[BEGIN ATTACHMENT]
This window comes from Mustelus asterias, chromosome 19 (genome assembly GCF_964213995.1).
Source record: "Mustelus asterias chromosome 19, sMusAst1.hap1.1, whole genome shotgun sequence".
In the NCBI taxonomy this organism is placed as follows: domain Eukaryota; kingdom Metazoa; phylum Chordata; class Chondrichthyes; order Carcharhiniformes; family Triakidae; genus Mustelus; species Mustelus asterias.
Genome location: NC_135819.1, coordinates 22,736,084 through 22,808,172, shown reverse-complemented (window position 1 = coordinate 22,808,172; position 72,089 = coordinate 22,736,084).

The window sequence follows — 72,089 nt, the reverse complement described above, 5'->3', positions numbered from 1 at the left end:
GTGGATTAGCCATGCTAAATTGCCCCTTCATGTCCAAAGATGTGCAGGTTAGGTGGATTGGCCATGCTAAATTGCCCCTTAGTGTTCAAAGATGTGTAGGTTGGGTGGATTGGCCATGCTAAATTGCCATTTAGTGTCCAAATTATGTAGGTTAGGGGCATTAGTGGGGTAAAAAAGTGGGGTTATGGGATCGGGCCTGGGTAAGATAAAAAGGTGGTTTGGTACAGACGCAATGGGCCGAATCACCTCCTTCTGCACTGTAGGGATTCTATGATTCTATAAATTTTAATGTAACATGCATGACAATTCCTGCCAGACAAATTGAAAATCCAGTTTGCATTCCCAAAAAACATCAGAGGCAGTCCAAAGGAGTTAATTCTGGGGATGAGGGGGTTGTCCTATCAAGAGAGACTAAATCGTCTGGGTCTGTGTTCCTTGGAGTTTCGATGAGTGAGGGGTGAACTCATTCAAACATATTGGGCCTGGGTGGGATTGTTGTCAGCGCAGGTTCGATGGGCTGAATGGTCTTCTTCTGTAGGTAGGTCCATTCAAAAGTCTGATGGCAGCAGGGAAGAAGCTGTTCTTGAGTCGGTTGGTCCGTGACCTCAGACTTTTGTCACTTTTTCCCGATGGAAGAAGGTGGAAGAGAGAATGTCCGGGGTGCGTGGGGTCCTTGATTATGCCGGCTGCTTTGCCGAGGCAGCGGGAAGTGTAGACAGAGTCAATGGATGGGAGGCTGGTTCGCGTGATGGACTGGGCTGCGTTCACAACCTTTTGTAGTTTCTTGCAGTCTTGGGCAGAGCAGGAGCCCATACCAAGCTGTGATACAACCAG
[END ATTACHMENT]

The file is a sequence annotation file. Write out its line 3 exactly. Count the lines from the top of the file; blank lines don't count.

In the NCBI taxonomy this organism is placed as follows: domain Eukaryota; kingdom Metazoa; phylum Chordata; class Chondrichthyes; order Carcharhiniformes; family Triakidae; genus Mustelus; species Mustelus asterias.